A 1950s Thanksgiving Lesson In Miss Rumbleheart’s Class

Bob Grafe, Columnist

© Thanksgiving Day is a good day to reflect back on all of the many blessings each one of us has received in this life — especially for those of us old enough to recall both the good and the bad times and are wise enough to recognize the difference.

  I can recall back over half a century ago when the early-morning chill seemed to envelope the concrete basement classroom at my aging Lincoln Elementary School.  It was there that my also aging school teacher, Miss Rumbleheart, ran her third-grade class with the disciplined style of a very disgruntled Army drill sergeant.

  And even though Thanksgiving was the very next day, Miss Rumbleheart made it perfectly clear that she was there that school day for the sole purpose of teaching us the FOUR “R’s” … read’n, right’n, rithmatic’n and ruler’n.

  If you didn’t perform to her standard with the first three R’s, her 18-inch wooden ruler “Whack” would quickly move you back on task.

  Those were the days before school lawyer’n became popular and when long-reaching rulers helped make “no child left behind” a much easier goal to achieve.

  I still remember that late fall school day when for the first time I got the inkling that Miss Rumbleheart might actually HAVE a heart.

  It was mid-morning and the radiator next to the window across the room from my ink-well style desk had finally stopped crackling for awhile.  I noticed that Miss Rumbleheart seemed a little more odd than usual that day.

  Surprisingly, Whack the ruler hadn’t moved from her desk all morning — making all of us students very thankful as we prepared for a Thanksgiving school holiday.

  “Let’s make a list on the blackboard.” She announced.  “Tell me what you’re thankful for.  It’s going to be Thanksgiving tomorrow, and you’d better be thankful for something!”

  As she went around our third-grade classroom asking for input from each child, the blackboard quickly filled with such things as my mom and dad; new shoes; a new bike; cherry Coke; a new dress; my puppy “Buster;” a big radio; The Lone Ranger; grandma and grandpa; and the like.

  When the blackboard was filled to capacity, Susan, the girl at the desk next to me raised her hand to ask a question.  With a bit of annoyance in her voice, our teacher said to Susan, “Yes, what is it?”

  Susan shyly asked “Miss Rumbleheart, what are you thankful for?”

  With a silence in the classroom similar only to those times when Miss Rumbleheart was going to send someone to the principal’s office for doing something really bad, she sat down at her desk and seemed to be thinking without saying a word for the longest time.

  Then she began.

  She told us about how she almost married many years ago, but “things” just didn’t work out.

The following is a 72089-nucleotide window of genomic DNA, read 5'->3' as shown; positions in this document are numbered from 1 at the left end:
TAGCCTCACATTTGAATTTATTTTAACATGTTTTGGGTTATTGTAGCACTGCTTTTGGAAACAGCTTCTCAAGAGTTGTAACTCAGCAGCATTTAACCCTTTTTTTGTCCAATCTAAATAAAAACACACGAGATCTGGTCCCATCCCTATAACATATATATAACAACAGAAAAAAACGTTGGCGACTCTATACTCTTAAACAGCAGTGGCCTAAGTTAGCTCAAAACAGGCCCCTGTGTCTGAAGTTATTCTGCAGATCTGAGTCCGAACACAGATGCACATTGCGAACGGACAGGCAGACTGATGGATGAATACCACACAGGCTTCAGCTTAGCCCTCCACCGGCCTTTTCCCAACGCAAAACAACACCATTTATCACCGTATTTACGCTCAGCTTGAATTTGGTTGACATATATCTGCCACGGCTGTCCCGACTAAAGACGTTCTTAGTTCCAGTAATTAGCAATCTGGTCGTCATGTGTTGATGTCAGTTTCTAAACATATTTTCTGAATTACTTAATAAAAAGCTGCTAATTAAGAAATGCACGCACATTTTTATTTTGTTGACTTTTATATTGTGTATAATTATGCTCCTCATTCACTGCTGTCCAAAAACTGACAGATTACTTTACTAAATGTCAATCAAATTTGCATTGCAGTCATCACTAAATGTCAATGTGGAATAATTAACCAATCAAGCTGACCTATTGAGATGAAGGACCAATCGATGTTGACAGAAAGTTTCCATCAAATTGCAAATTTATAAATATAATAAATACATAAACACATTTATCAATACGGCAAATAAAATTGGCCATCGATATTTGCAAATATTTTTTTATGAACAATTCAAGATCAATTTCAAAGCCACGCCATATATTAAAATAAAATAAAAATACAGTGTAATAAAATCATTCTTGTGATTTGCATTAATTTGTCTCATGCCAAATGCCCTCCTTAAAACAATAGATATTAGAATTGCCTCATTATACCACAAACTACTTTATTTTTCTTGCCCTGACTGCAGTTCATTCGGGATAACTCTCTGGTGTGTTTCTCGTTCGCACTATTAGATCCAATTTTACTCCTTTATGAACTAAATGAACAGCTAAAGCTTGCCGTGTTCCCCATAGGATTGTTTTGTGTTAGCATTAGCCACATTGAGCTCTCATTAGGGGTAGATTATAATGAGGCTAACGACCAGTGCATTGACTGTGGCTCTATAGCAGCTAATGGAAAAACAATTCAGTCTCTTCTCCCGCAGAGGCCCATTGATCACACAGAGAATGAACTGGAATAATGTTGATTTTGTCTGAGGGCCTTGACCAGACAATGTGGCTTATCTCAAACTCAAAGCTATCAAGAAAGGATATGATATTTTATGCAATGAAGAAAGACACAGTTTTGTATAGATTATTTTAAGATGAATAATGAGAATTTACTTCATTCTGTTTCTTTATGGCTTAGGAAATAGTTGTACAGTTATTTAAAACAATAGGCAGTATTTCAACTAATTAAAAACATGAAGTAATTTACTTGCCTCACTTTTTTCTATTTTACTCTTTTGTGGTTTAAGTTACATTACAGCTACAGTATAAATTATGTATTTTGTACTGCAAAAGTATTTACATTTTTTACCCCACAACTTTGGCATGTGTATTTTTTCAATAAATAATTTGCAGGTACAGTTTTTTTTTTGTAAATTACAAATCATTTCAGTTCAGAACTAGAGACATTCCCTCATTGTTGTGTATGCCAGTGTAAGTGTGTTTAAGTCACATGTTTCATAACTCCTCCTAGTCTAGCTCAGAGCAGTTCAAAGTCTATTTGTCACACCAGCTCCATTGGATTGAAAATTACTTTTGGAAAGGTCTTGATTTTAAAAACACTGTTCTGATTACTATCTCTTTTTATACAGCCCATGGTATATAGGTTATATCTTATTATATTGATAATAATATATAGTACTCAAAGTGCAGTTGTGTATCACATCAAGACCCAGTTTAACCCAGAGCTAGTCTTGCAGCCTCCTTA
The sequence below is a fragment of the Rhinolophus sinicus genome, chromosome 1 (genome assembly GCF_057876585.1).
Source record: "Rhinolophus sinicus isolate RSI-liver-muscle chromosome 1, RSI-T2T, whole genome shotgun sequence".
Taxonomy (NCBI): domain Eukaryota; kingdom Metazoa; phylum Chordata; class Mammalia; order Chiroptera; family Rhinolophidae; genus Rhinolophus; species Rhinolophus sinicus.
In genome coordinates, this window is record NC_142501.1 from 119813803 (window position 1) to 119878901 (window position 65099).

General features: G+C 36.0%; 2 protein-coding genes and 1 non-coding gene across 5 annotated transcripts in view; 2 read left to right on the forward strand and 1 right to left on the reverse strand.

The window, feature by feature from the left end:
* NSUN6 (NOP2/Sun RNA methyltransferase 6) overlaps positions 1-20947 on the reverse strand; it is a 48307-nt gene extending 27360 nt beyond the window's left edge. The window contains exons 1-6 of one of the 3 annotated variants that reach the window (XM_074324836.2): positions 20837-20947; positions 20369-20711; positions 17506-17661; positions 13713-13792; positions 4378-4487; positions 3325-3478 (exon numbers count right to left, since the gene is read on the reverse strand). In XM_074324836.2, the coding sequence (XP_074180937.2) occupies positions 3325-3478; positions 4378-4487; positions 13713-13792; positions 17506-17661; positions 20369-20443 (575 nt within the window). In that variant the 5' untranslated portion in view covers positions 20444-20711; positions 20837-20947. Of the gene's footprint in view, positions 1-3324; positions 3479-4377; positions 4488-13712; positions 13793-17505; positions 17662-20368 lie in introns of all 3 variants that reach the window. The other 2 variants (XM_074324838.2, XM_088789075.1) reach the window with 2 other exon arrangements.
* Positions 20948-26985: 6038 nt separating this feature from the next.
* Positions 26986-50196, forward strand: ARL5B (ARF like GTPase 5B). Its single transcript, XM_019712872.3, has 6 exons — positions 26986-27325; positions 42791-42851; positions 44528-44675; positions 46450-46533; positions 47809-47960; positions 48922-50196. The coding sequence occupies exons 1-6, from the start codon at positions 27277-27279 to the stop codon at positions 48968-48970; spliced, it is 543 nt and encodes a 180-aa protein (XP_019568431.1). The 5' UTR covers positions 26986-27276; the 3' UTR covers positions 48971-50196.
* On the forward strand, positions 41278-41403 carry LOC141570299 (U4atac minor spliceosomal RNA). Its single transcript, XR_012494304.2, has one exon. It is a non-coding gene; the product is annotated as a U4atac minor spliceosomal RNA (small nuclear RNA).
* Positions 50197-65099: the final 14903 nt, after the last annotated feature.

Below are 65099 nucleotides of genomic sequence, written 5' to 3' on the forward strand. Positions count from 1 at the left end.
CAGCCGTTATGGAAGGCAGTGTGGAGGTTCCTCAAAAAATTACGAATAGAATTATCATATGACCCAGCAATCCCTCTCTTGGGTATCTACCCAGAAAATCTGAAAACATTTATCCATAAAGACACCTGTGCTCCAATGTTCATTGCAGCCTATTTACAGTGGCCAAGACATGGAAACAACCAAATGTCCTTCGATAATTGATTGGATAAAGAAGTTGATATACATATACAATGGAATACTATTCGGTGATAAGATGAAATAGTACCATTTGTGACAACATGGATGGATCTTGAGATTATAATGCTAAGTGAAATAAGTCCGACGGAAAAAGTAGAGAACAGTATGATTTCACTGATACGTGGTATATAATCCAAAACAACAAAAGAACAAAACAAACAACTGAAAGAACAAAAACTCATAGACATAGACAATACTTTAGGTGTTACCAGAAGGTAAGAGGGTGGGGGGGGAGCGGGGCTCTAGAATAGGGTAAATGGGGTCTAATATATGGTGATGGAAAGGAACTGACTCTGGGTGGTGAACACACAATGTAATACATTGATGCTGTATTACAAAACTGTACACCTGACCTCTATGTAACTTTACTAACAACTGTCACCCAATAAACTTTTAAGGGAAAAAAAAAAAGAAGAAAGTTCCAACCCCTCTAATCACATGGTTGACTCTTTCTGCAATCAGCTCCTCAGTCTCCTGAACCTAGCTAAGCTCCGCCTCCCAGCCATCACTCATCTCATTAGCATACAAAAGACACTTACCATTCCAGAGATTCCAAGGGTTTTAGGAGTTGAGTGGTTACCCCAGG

However, she quickly added that she had also wanted children of her own — but  was very thankful to have had so many wonderful school children to teach and to keep safe each day for so many years.

  The Korean War had been going on for a couple of years, and Miss Rumbleheart told us how thankful she was for living in a country where she had freedoms that many other peoples of the world did not.

  She said that she was thankful for all those who were serving in the military and who fought for our freedoms and to keep us all safe.  “My nephew is in the Army, and he is fighting in Korea.” She noted.  “They say the war will be over soon, and I’m thankful for that.  We all, everyone in our family, really miss him.”

  “It always makes me proud to see the American flag flying high,” she said, adding that we were lucky to live in America and that we should always be thankful for “our special country.”

    She said that she was thankful that she felt safe to walk in her neighborhood and while shopping.  “People in our town are very polite to each other and we care about each other.  I feel safe here and I’m sure thankful for that.”

  Television was new then, and she said that she was thankful for being able to see and hear such wonderful things on television.  “What a blessing the television is.” She said.  “We’ll all be able to learn so many new things with it that radio just can’t duplicate.”

  With a smile, she recalled that it made her and the school’s principal very thankful to not have to hear “any foul language” from the students at our school.  Again, she told us how proud she was of us for our good manners.

  She said that she was thankful for all the families who raised such wonderful children for her to teach in school.  And, she added that she was very thankful to have had the opportunity to have “such a special job as a school teacher.”

  “I have been truly blessed.” She said.

  As she was about to finish talking, I remember seeing some tears in her eyes that she unsuccessfully attempted to hide as she told us how thankful she was for her family, her friends and her God.

  The rest of that day remains a bit of a blur.  However, the memory of those good feelings and precious teachings about the blessings of living, especially living in America that Miss Rumbleheart instilled in me and many others that day, lingers on even now.

  When we returned from our Thanksgiving holiday, Miss Rumbleheart was there to greet us at the door – “Whack” the ruler in hand.  Back to the four R’s we went — but, with a new appreciation for our master senior citizen school teacher.

  As for me, I’m very thankful for having been blessed with many wonderful teachers throughout the years while living in our great country — but, I’m especially thankful for Miss Rumbleheart and how she forever taught me about being thankful.

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